Walton Institute in South East Technological University (SETU) is proud to announce that the innovative Yarning Connections project has been awarded funding under Science Foundation Ireland (SFI)’s Discover programme.
The SFI Discover Programme aims to support and develop the science, technology, engineering and maths (STEM) education and public engagement sector in Ireland by investing in, developing and extending activity and ability in this area, and exploring and encouraging novel means of engaging the public.
Yarning Connections brings together traditional yarn crafters, knitting and crochet community groups from Waterford city and county with technical experts from Walton Institute’s electronic textiles (eTextiles) lab, to actively engage in a STEM exploration of eTextiles.
Beginning in April, ten knitters and ten crocheters from local groups and Waterford ICA guilds will participate in peer-to-peer idea generation workshops delivered by Walton Institute, Caroline O'Toole, industry knitting partner, and Jacqui Kelleher, industry crochet partner. The workshop participants will be introduced to various conductive yarns and fabric circuits and will collaboratively work on conductive yarn integration, and experiment with construction techniques to realise knitted and crocheted circuits and soft switches.
Aileen Drohan, Yarning Connections project lead, outlines how this could impact the textile landscape. “This collaboration between eTextile experts and yarn crafters provides a unique opportunity to create a new and sustainable network of skilled e-textile crafters, who learn from each other, keeping the old traditional craft methods alive, while encouraging the practice of e-textiles as potentially complementary disciplines.”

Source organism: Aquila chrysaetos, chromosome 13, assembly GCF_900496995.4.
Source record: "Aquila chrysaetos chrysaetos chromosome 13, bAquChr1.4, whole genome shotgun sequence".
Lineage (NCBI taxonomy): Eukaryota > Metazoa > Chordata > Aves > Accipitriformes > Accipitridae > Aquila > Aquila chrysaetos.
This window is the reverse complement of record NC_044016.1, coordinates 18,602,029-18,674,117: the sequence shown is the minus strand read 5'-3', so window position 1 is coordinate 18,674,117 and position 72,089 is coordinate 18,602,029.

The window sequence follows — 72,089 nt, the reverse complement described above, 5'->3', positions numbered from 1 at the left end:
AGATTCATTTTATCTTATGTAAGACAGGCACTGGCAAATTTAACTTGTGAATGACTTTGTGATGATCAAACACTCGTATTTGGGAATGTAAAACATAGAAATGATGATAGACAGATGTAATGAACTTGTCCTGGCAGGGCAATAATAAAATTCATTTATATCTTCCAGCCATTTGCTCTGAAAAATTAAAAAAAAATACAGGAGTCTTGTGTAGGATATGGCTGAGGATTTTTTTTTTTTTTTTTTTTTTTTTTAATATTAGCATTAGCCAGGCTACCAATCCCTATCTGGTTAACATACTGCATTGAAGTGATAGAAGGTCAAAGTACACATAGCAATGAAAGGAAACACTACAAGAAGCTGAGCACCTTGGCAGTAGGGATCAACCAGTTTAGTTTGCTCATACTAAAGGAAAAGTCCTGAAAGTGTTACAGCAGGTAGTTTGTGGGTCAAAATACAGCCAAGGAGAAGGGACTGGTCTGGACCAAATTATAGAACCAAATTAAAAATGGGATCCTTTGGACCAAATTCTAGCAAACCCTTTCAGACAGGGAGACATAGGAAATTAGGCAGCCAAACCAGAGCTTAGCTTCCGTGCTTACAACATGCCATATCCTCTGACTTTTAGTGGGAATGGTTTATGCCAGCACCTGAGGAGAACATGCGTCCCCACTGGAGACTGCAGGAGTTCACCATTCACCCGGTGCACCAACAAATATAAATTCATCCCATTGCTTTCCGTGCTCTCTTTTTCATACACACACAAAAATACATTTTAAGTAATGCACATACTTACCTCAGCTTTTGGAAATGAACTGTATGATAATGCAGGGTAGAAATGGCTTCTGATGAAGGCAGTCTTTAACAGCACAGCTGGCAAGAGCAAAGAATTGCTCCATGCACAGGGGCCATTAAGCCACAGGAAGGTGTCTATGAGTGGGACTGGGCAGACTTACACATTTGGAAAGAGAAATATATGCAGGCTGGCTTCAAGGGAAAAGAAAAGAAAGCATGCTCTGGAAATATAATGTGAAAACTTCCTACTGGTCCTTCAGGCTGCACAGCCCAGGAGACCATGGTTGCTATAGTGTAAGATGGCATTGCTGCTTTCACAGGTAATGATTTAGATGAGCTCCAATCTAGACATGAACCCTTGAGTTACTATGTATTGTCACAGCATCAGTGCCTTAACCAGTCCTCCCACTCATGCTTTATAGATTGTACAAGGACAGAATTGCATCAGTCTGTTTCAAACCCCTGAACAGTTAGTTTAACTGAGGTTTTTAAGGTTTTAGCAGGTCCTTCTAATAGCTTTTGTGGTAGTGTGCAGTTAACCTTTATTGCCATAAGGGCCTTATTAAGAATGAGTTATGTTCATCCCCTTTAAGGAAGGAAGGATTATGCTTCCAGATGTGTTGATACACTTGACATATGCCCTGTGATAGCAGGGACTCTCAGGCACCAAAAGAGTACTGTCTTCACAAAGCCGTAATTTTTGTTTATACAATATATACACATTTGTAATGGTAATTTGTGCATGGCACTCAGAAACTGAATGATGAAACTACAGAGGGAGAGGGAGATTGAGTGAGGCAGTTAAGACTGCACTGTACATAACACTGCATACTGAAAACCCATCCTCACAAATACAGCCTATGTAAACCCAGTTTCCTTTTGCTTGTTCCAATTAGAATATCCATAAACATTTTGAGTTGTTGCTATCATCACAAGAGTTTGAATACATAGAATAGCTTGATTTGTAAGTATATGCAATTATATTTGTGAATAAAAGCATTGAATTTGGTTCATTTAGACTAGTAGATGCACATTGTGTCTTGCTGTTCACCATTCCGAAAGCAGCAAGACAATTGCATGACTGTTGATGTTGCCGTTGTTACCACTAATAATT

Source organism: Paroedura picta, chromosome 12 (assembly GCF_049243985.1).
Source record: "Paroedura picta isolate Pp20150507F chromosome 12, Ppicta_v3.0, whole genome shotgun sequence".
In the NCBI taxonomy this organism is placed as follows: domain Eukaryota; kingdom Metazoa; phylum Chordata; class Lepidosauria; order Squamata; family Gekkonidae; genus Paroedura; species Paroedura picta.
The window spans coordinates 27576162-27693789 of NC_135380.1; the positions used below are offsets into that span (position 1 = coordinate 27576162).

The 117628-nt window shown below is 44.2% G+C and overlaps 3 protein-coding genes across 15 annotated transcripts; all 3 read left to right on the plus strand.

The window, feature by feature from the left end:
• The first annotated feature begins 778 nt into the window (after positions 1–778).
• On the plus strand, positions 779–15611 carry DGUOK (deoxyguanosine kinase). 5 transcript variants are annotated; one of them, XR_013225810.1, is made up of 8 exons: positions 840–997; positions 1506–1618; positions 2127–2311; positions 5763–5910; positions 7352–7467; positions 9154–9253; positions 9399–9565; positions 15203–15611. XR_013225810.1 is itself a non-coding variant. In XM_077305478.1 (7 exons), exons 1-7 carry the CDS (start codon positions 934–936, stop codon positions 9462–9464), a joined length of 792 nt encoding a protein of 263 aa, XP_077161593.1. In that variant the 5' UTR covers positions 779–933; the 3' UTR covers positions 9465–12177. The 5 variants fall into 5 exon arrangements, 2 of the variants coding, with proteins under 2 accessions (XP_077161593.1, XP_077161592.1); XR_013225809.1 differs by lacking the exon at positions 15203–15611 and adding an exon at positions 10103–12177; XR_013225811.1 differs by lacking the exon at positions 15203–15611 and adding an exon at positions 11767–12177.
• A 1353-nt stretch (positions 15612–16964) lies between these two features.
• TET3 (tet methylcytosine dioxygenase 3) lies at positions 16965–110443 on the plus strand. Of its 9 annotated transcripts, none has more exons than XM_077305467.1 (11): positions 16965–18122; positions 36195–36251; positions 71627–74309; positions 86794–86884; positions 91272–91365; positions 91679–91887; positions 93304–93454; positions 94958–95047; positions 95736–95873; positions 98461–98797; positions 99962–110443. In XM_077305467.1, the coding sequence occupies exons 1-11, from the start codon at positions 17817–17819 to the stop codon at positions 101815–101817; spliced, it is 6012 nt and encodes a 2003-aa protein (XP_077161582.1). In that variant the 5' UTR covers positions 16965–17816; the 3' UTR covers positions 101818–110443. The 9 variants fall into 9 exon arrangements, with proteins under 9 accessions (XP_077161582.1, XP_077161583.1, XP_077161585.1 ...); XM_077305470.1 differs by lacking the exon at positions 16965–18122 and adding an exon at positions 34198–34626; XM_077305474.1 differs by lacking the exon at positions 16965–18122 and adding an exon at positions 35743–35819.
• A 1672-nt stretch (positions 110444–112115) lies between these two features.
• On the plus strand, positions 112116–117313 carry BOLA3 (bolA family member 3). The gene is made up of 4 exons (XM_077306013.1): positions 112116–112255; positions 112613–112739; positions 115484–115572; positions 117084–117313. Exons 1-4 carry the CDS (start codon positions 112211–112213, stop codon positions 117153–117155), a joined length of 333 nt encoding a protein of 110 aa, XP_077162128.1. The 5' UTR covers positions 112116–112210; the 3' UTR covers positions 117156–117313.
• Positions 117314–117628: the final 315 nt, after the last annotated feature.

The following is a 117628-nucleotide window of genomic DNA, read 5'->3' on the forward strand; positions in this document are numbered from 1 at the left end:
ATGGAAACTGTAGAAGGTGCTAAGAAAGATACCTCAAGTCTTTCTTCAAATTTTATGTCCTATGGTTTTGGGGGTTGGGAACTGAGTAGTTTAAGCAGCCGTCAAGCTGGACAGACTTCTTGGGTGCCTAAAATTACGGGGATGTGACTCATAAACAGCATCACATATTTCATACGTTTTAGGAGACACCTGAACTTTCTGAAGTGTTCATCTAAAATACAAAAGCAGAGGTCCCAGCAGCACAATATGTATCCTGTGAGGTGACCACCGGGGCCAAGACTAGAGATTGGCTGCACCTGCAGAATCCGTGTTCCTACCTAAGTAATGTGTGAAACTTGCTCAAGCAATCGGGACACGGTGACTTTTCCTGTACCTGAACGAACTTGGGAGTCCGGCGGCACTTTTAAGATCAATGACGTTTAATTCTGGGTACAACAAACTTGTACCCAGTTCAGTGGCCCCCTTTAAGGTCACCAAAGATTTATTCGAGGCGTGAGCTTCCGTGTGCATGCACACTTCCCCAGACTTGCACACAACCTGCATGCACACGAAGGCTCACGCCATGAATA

Frances Cleary, Head of Division in Walton Institute, says “the project provides a pathway for traditional yarn crafting communities who typically don't engage in STEM-related activities to embrace and understand e-textiles. Releasing new electronic patterns under a CC licence makes it free to share and available to all to use or modify, keeping the tradition of pattern sharing and re-mixing alive for centuries to come.”
Design ideas generated during the workshops will be co-designed and co-created and developed by industry partners into new knitting and crochet patterns with eTextiles at its core. Once the draft patterns are ready, another 25 knitters and 25 crocheters will then test them and give feedback with a final aim of releasing knitting and crochet patterns with simple electrical functionality under a creative commons licence (CC BY-SA 4.0).